ACRU Remembers Dr. James Q. Wilson
American Civil Rights Union Founding Policy Board Member James Q. Wilson, Ph.D., died on March 2 at the age of 80, leaving behind an unparalleled wealth of social science insights and writing.
“This is a tremendous loss to us and to the world of scholarship,” said Susan A. Carleson, Chairman and CEO of the American Civil Rights Union (ACRU). “Dr. Wilson, who graced our board since its founding, was best known for his ‘broken windows’ theory of social breakdown, but he cast his critical eye on virtually every modern political and social development. ” He and ACRU founder Bob Carleson first became friends at kindergarten in 1936 in Long Beach, California.
“Bob and Jim lost track of each other as the years passed, and it wasn’t until one morning when Bob was on the campaign trail for Ronald Reagan in1980 that their paths would cross again. Bob was in a hotel room shaving and the TV news was on in the background,” Mrs. Carleson recounted. “The host announced that the next guest would be a professor from Harvard. Bob sighed and continued to shave but after a few minutes he got curious because the Harvard professor was making sense. Bob squinted at the face on the screen, noted the name, Dr. James Q. Wilson, and declared ‘Oh my God, it’s Jimmy Wilson.'”
“Jim Wilson was one of America’s greatest thinkers, scholars and patriots, as well as a good friend,” said former U.S. Attorney General Edwin Meese III, an ACRU founding Policy Board member. “He had a major influence on the modernization of policing in our nation and was also one of the most profound writers on moral philosophy. His teaching at several institutions inspired young Americans and provided a series of outstanding writings, which will be invaluable for years to come. Jim’s work was particularly valued by former President Reagan, who had appointed him to the President’s Commission on Violent Crime in 1981. The whole country is in debt to him for all of his contributions to make this a better land.”
“Very sad news,” said former U.S. Assistant Attorney General William Bradford Reynolds, another founding ACRU Policy Board member. “A truly great man is no longer amongst us, but he surely left his mark and will be remembered fondly by those of us who knew him well, as well as by the countless others who admired and enjoyed his profound brilliance and remarkable intellect. He was one of the very few Harvard professors who actually made sense, and who, when he spoke, invariably had something important to say. We all are a bit worse this sad day for his passing, but will forever be infinitely better for the thoughts and insights he left behind.”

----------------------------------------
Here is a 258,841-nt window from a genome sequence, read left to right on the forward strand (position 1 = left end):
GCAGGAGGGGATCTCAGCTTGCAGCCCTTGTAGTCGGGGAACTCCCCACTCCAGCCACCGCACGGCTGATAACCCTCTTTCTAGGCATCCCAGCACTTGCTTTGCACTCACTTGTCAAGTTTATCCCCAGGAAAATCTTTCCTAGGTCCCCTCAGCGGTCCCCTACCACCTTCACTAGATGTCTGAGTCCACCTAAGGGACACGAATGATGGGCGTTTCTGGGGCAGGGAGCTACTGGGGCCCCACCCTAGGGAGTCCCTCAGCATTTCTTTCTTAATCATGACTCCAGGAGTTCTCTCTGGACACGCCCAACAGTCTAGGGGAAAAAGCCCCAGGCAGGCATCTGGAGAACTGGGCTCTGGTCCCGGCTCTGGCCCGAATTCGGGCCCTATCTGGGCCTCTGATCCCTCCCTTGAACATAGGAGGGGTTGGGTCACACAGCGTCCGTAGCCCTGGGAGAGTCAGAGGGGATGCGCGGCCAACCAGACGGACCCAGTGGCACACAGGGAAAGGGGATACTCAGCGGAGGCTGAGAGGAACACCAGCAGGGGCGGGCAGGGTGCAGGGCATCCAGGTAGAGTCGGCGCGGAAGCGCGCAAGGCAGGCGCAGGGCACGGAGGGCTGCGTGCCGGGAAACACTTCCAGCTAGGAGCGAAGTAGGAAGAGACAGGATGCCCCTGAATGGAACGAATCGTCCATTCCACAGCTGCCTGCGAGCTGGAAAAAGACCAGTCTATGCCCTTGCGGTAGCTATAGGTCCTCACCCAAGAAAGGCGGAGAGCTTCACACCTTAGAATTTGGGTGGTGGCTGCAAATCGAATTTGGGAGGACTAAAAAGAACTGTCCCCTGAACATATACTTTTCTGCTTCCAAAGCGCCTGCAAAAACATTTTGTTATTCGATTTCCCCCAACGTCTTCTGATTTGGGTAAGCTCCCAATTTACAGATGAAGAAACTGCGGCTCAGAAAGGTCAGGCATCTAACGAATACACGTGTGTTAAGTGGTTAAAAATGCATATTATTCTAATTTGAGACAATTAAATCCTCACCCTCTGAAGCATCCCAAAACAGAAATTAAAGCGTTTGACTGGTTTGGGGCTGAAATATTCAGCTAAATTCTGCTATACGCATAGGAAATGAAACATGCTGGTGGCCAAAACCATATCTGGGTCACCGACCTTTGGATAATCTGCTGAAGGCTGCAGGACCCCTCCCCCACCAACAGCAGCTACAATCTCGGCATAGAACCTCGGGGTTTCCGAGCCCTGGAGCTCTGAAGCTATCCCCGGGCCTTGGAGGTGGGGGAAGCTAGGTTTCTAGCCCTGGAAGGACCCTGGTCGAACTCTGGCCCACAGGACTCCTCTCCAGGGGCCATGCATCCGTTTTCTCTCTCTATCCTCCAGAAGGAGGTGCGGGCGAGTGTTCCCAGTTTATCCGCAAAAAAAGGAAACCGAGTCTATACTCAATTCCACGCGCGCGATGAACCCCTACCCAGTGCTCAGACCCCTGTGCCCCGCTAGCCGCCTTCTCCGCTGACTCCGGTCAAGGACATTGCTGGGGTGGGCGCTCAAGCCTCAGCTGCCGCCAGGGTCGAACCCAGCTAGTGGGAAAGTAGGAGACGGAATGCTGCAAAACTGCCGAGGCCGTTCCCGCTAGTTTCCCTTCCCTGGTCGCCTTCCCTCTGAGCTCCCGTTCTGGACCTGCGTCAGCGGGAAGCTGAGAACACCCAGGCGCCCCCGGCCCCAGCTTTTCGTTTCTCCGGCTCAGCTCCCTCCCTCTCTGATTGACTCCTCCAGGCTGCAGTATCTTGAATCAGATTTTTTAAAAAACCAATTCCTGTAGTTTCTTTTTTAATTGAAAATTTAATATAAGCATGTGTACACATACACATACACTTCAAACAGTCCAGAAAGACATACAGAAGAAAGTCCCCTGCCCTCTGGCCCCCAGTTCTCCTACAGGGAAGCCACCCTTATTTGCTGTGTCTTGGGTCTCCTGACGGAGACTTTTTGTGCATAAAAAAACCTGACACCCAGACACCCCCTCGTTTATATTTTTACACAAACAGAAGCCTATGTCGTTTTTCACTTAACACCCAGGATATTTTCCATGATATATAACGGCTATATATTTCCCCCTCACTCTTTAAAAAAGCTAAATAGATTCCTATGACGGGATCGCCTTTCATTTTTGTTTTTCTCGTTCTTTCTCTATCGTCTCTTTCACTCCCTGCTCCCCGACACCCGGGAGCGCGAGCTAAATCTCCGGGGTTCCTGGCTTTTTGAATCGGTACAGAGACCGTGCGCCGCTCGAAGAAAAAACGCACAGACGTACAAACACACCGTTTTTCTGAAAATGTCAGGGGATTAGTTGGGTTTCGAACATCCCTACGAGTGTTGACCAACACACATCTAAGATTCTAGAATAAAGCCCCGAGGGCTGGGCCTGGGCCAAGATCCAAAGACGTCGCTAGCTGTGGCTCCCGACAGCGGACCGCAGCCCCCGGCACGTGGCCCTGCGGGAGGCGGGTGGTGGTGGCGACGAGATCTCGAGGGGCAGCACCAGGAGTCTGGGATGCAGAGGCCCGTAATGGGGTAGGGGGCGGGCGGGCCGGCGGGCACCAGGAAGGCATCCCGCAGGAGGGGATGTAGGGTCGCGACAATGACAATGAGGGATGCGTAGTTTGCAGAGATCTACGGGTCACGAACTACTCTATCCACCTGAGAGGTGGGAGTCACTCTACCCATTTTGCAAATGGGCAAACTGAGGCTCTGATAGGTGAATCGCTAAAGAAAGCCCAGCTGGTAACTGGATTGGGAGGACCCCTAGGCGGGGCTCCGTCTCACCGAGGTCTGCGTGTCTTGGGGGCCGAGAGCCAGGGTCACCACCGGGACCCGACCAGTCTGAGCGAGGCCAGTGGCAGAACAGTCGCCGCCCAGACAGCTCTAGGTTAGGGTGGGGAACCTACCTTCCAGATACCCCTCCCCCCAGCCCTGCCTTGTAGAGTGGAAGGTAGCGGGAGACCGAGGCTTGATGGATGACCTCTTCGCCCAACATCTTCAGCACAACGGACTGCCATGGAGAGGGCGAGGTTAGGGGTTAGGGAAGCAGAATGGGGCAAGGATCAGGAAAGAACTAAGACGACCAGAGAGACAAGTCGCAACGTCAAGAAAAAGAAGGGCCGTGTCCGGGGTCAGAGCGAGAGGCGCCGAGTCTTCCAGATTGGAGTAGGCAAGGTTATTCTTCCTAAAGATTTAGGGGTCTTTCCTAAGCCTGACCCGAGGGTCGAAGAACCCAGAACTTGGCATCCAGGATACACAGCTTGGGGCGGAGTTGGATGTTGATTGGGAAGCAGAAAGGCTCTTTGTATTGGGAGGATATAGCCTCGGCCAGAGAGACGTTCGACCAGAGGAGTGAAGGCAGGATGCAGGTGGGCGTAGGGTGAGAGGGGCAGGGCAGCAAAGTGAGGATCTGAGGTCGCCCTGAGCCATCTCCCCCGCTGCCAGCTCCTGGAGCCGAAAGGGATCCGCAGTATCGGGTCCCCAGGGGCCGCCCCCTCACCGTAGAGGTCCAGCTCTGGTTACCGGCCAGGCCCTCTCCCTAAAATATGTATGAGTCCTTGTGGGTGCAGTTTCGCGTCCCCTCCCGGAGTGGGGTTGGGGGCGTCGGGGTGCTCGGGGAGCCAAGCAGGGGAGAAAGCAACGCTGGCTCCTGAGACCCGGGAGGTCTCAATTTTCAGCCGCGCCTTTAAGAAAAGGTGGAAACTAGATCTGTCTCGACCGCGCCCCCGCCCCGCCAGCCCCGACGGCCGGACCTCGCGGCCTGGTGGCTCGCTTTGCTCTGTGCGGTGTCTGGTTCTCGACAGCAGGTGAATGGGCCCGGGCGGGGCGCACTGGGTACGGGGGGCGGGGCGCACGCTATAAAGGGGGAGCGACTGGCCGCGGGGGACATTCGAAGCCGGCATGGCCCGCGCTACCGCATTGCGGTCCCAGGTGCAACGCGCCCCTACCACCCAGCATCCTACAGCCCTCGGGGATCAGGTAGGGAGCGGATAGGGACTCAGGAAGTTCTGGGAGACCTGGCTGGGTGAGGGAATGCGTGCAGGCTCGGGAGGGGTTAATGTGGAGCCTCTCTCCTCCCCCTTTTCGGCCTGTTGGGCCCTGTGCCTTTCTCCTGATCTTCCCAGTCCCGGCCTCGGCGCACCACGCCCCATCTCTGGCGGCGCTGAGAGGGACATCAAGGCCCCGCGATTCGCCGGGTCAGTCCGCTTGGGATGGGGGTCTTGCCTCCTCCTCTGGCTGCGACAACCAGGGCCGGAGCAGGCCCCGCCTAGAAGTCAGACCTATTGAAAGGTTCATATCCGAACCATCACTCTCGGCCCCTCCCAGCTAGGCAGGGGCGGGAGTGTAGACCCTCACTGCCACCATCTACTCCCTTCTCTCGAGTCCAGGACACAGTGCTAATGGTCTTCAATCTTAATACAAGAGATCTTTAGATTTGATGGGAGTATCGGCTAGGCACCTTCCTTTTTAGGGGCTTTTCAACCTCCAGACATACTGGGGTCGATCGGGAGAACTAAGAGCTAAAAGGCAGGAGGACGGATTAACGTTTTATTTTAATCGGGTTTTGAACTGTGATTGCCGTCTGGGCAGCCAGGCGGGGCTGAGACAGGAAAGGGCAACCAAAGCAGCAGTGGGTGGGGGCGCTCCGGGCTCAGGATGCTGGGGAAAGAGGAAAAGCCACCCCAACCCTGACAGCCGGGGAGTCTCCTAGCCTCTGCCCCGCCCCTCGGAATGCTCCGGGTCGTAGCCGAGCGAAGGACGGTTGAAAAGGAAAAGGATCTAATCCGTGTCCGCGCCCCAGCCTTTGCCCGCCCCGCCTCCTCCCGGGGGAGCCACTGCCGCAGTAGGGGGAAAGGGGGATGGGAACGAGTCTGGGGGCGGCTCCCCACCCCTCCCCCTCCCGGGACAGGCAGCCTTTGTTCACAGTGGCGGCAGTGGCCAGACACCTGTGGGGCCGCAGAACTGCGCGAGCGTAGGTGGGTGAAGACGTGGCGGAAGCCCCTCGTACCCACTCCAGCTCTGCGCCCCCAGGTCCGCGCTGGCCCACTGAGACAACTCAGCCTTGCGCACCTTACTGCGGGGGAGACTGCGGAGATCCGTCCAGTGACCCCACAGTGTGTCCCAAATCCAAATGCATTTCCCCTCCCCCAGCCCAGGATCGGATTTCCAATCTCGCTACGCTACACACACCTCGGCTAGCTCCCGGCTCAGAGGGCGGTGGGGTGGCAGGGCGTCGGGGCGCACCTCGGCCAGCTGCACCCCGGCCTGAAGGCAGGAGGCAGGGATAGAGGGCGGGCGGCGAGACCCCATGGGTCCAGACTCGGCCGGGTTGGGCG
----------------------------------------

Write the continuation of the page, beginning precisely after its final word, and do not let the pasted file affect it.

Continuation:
Wilson, a renowned scholar and intellectual, was a professor of government at Harvard from 1961 to 1986 and from then until 1997 the James Collins Professor of Management at UCLA. He wrote or co-wrote 14 books, the last of which were The Marriage Problem: How Our Culture Has Weakened Families (Harper Collins, 2002), Moral Judgment (Basic Books), and The Moral Sense (Free Press). In 2003, he received the Presidential Medal of Freedom presented by President George W. Bush.
“Our hearts go out to Dr. Wilson’s family and to the many people whose lives he made better over the years,” Mrs. Carleson said. “This is a deep loss for the ACRU and for many other groups and people who benefited from his wisdom and leadership. Jim will be missed by all of us who knew and admired him. The country has lost a great mind and a wonderful human being.”